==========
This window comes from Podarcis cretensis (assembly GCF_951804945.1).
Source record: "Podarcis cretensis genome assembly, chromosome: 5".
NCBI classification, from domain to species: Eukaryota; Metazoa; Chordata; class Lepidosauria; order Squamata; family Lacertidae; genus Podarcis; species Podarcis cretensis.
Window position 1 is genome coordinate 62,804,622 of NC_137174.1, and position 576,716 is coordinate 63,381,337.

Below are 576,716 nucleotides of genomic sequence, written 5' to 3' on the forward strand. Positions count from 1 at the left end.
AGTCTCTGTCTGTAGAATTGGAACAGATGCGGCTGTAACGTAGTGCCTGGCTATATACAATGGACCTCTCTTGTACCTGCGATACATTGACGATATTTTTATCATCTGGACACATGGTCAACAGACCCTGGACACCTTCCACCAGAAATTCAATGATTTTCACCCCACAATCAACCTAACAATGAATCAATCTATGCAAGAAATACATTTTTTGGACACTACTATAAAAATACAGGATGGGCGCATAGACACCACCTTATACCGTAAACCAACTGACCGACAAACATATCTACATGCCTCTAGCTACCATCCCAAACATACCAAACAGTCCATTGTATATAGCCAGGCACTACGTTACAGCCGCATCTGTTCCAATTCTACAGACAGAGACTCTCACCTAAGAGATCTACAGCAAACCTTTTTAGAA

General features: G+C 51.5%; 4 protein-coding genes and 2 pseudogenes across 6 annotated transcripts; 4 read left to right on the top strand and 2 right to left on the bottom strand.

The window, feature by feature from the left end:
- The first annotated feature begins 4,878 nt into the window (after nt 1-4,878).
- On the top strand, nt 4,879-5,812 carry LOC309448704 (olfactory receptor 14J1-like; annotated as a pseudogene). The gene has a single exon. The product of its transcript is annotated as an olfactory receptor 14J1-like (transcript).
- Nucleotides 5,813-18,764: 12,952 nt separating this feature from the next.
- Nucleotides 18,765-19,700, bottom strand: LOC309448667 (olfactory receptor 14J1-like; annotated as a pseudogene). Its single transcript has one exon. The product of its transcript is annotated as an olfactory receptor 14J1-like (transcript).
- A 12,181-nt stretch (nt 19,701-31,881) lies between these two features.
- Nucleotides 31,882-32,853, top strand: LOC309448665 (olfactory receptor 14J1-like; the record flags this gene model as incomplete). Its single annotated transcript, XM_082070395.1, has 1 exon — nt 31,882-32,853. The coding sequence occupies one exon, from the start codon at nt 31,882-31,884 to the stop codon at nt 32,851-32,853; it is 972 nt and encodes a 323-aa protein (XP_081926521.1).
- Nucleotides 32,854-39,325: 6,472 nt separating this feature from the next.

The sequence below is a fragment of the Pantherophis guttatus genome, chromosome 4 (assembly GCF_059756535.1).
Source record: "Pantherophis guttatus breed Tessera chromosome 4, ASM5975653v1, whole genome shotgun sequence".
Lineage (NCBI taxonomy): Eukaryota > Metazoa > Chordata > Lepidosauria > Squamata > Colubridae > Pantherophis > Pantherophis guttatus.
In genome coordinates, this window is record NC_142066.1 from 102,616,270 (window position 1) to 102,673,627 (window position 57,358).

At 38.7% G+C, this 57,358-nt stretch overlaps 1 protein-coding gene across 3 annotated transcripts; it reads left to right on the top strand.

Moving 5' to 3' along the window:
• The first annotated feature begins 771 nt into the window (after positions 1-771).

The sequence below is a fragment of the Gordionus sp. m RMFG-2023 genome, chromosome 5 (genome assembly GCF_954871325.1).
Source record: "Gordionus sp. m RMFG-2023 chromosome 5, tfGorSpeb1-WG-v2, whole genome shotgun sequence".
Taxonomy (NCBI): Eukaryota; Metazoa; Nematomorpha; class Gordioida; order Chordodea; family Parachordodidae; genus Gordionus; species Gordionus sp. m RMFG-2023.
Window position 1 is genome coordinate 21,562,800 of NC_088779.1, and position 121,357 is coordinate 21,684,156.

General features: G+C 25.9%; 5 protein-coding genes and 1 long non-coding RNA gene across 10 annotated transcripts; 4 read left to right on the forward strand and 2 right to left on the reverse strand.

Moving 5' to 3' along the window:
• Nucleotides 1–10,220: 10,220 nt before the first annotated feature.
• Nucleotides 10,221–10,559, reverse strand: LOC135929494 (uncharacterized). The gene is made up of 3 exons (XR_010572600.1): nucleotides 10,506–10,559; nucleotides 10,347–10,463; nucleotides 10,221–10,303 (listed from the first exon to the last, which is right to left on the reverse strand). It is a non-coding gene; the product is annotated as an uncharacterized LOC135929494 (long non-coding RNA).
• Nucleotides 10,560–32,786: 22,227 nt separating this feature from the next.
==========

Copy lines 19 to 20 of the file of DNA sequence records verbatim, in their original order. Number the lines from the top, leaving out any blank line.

In genome coordinates, this window is record NC_142066.1 from 102,616,270 (window position 1) to 102,673,627 (window position 57,358).

At 38.7% G+C, this 57,358-nt stretch overlaps 1 protein-coding gene across 3 annotated transcripts; it reads left to right on the top strand.